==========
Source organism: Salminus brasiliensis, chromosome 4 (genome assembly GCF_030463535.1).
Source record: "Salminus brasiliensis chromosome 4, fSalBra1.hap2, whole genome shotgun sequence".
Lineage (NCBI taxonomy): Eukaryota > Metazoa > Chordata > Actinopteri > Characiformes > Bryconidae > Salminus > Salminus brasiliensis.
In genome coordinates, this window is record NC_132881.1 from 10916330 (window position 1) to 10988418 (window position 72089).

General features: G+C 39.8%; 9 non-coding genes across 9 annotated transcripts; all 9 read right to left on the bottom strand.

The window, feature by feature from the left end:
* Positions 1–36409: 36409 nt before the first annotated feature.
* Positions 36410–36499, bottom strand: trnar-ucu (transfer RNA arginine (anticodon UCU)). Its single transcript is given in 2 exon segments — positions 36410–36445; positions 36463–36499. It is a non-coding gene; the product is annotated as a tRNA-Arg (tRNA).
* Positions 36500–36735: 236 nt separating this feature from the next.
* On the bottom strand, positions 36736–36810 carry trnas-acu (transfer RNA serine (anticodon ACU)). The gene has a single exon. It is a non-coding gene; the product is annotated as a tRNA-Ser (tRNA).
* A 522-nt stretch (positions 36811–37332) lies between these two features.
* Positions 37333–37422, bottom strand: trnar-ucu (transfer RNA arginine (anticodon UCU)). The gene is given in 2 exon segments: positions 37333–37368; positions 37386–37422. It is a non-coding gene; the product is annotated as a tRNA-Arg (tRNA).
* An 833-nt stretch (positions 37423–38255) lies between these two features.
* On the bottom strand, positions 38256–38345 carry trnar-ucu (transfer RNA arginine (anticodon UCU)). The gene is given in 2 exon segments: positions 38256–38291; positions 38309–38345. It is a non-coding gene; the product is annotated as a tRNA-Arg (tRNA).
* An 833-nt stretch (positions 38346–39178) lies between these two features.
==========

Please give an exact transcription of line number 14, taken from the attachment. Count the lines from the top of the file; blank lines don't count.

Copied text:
* On the bottom strand, positions 38256–38345 carry trnar-ucu (transfer RNA arginine (anticodon UCU)). The gene is given in 2 exon segments: positions 38256–38291; positions 38309–38345. It is a non-coding gene; the product is annotated as a tRNA-Arg (tRNA).